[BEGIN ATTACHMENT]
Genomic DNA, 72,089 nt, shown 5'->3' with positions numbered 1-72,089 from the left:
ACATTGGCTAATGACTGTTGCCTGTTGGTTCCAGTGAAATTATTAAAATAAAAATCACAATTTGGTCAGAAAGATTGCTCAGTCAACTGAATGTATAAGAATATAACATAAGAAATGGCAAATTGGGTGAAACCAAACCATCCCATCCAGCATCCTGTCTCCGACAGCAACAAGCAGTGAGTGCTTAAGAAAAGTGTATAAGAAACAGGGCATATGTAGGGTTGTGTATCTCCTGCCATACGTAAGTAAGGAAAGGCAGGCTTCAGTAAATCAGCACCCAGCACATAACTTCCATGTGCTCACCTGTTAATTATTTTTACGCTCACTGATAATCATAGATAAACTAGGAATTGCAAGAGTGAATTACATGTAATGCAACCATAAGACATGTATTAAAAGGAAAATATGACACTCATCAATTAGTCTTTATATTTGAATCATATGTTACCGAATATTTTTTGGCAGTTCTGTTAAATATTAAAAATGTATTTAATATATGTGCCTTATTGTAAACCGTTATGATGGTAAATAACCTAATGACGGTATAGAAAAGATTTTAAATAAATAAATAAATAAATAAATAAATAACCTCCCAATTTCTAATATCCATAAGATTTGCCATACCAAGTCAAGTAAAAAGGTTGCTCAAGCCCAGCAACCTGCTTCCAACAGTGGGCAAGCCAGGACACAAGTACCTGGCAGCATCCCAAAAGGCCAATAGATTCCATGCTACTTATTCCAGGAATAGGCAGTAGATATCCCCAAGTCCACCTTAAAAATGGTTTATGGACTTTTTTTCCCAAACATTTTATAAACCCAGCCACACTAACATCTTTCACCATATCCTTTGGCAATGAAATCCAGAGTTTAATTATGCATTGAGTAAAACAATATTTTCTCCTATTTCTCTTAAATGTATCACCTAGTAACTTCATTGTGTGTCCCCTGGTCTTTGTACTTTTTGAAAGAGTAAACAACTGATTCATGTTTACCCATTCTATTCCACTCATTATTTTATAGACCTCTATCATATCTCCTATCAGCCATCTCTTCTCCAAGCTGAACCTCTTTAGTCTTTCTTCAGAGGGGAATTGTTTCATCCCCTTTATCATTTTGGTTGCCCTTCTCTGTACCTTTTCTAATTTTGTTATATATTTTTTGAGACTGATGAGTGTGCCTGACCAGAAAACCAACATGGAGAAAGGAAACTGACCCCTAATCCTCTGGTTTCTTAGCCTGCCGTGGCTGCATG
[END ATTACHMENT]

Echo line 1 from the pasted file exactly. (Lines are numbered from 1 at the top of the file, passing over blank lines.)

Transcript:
Genomic DNA, 72,089 nt, shown 5'->3' with positions numbered 1-72,089 from the left: